Dee doesn’t mock Ben’s self-absorption, but he doesn’t forgive him for being so narcissistic, either. And by focusing on Helen’s tightly wound concern and anger, he conveys with visceral sympathy the collateral damage of depression.
Quick shifts in tone and point of view as their shiny marriage shatters make these opening pages irresistible. We cringe through the Armsteads’ final session of marriage counseling; we recoil as Ben flirts with an attractive young lawyer in his office; we wince as Ben finally runs his blessed life into a ditch. Twenty pages in, he’s disgraced and unemployed, throwing his wife and their 12-year-old daughter into financial chaos.
But unfortunately, the trajectory of this propulsive first chapter quickly droops. The novel’s sharp tone goes flat; its psychological insight turns obvious.
Trouble starts as soon as Helen heads into the city to find employment: a 43-year-old woman with “the résuméof someone who has spent the last ten or fifteen years raising a family.” Although she’s intimidated by how young and fit everyone around her looks, she manages to land a job at a moribund three-person PR firm that burnishes the reputations of local businesses.
She has no experience with such work, but she has “an extraordinary gift,” a colleague claims. She’s honest and direct, and she has a way of disarming conflicts and making angry men apologize and thereby restore their reputations. “That is the only play,” she tells her clients. “To ask forgiveness. . . .You have to be sincere.”
One unlikely PR triumph quickly follows another until the owner of the sixth-largest PR firm in the world walks down to her little hole-in-the-wall office and hires her. “Can it really be this simple?” she wonders.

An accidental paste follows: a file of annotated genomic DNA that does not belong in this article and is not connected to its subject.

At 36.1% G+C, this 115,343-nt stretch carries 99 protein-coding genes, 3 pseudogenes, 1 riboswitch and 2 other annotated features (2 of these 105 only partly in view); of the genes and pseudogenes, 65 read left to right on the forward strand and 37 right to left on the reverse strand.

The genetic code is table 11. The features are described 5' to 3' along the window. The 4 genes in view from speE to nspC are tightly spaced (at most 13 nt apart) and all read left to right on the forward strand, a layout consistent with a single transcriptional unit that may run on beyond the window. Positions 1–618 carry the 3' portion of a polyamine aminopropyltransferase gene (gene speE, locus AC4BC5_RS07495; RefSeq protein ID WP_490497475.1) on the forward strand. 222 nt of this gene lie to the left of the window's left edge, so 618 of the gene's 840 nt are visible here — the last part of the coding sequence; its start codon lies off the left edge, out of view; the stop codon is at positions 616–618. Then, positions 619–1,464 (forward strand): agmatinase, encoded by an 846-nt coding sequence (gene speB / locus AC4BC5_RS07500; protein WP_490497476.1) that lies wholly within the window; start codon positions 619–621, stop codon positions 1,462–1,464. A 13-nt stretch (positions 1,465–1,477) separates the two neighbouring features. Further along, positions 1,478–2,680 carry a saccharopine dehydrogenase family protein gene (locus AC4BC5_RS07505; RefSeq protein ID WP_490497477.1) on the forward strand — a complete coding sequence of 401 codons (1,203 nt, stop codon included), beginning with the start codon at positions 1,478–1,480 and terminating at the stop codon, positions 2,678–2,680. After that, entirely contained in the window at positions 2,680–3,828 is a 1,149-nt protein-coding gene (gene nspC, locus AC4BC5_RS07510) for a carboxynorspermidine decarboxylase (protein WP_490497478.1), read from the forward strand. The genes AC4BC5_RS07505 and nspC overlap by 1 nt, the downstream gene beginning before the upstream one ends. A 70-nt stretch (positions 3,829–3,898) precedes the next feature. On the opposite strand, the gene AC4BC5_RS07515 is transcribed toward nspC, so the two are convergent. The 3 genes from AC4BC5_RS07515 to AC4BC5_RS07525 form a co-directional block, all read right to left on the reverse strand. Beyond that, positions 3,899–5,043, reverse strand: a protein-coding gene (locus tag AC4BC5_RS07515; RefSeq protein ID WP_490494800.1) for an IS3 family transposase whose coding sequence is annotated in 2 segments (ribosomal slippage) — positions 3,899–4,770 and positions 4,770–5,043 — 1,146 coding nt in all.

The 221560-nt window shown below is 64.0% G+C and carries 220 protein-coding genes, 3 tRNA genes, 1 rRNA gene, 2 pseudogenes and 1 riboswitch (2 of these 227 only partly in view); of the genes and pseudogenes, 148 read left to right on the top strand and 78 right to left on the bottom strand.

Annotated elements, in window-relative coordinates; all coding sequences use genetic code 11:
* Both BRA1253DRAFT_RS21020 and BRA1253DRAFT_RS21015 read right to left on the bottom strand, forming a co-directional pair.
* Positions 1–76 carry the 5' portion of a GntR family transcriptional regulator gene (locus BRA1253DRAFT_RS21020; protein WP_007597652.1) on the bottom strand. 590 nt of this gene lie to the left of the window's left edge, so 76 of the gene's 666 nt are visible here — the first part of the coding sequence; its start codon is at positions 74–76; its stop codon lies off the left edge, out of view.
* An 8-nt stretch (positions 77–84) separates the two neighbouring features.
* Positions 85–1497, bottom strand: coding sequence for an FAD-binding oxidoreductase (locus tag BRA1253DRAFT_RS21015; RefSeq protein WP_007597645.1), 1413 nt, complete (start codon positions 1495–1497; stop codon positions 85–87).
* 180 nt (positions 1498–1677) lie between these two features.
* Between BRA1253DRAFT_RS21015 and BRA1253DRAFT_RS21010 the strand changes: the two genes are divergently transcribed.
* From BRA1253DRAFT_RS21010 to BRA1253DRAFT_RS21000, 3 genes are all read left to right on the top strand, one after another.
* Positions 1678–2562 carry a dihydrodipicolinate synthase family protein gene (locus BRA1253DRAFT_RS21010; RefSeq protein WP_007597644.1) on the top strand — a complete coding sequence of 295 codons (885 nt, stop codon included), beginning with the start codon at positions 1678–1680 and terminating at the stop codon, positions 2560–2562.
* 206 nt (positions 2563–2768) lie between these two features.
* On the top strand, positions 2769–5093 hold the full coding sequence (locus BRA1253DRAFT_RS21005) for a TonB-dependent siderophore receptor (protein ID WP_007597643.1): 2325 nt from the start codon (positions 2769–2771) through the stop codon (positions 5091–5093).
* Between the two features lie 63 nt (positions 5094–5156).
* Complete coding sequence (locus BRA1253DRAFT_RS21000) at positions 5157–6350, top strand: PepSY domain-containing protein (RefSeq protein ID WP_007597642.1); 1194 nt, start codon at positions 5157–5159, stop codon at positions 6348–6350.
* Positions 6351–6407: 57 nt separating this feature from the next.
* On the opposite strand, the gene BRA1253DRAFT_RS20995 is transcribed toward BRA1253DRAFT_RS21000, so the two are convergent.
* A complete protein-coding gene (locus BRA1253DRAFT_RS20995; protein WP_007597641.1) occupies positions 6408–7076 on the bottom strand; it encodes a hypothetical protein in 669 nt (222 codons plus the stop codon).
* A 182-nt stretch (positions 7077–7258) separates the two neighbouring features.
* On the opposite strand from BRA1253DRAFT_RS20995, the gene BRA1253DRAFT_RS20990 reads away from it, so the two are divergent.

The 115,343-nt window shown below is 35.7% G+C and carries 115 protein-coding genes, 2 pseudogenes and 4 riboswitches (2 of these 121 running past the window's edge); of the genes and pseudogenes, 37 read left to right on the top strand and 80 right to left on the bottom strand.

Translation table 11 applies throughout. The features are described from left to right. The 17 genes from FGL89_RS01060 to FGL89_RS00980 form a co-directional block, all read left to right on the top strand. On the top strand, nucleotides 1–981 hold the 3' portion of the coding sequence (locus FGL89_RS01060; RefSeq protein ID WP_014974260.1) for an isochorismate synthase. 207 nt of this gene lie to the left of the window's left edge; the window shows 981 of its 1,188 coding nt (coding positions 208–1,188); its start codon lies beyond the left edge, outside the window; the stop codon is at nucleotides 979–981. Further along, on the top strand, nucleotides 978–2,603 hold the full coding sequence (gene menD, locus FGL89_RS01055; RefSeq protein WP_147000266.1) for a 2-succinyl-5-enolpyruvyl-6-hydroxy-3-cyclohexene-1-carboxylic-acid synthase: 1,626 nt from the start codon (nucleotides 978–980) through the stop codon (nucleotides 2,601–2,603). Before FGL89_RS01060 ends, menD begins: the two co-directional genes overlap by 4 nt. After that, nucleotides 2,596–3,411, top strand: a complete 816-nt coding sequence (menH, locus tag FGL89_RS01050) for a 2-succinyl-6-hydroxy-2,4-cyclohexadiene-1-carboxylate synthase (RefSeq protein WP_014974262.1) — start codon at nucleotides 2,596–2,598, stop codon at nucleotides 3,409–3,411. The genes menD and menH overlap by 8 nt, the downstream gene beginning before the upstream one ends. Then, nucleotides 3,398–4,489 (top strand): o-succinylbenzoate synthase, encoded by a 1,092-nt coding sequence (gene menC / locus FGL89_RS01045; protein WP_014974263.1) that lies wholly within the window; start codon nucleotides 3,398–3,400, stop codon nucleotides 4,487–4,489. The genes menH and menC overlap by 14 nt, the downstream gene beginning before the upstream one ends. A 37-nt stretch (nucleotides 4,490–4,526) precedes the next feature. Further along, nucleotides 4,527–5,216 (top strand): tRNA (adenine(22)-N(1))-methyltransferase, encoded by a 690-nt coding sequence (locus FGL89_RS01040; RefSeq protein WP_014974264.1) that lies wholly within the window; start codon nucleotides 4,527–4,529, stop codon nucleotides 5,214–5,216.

We’re willing to tolerate such quirky businesses in, say, the model-train world of Anne Tyler’s Baltimore, but in a novel set in crisply real, modern-day Manhattan, Helen’s enterprise seems silly. The dialogue is corny, the setting is sitcom fresh. We’re asked to believe that one of Helen’s first assignments at this world-famous firm is the archdiocesan sex-abuse scandal. But why not? Look at the way she repaired the reputation of that Chinese takeout stand . . .
Dee has written about the advertising industry before. The themes of image and essence, pretense and sincerity, run through his novels. But he’s coasting here. Serious literary fiction demands capturing the way certain kinds of work shape our lives and our thoughts. The intricacies of various professions are the stuff of affecting novels, as Richard Ford, Tom Wolfe and Jane Smiley have shown.
In “A Thousand Pardons,” Dee tries to have it both ways: a serious novel about a woman reinventing her life set in a PR firm drawn with broad, unsophisticated strokes. If this situation were played for laughs, we’d be having a different conversation but presented like this, it’s merely flaccid and implausible.
That discordant tone rattles along through the rest of the novel. A separate story line involving a handsome movie star in an existential crisis runs parallel to Ben and Helen’s marriage troubles until the plots predictably cross.
Hamilton Barth is so famous that he never has a moment’s rest from fawning fans. His public won’t let him be real, won’t let him be himself. But again, “A Thousand Pardons” isn’t sharp enough to treat Hamilton’s pampered ennui satirically, nor is it sensitive enough to make him truly sympathetic. And so we’re forced to swallow such precious cris de coeur as: “I have to live here because it reminds me every day of who I am” or “At his core he was nobody, and his nobodyness felt like something unforgivable.” If he keeps this up, Hamilton Barth can just bore the paparazzi away.
Remarkably, in the final 50 pages, this brief novel makes another chaotic lurch, this time into the realm of psychological thriller. But the murder mystery that tries to germinate here never develops any real excitement.
Is Dee experimenting with this awkward cluster of tones and styles? Did his eager publisher push him to produce another novel too soon? Fans will pardon him. Newcomers should get hold of “The Privileges” and let this one pass.
Charles is the fiction editor of The Washington Post. You can follow him: @RonCharles.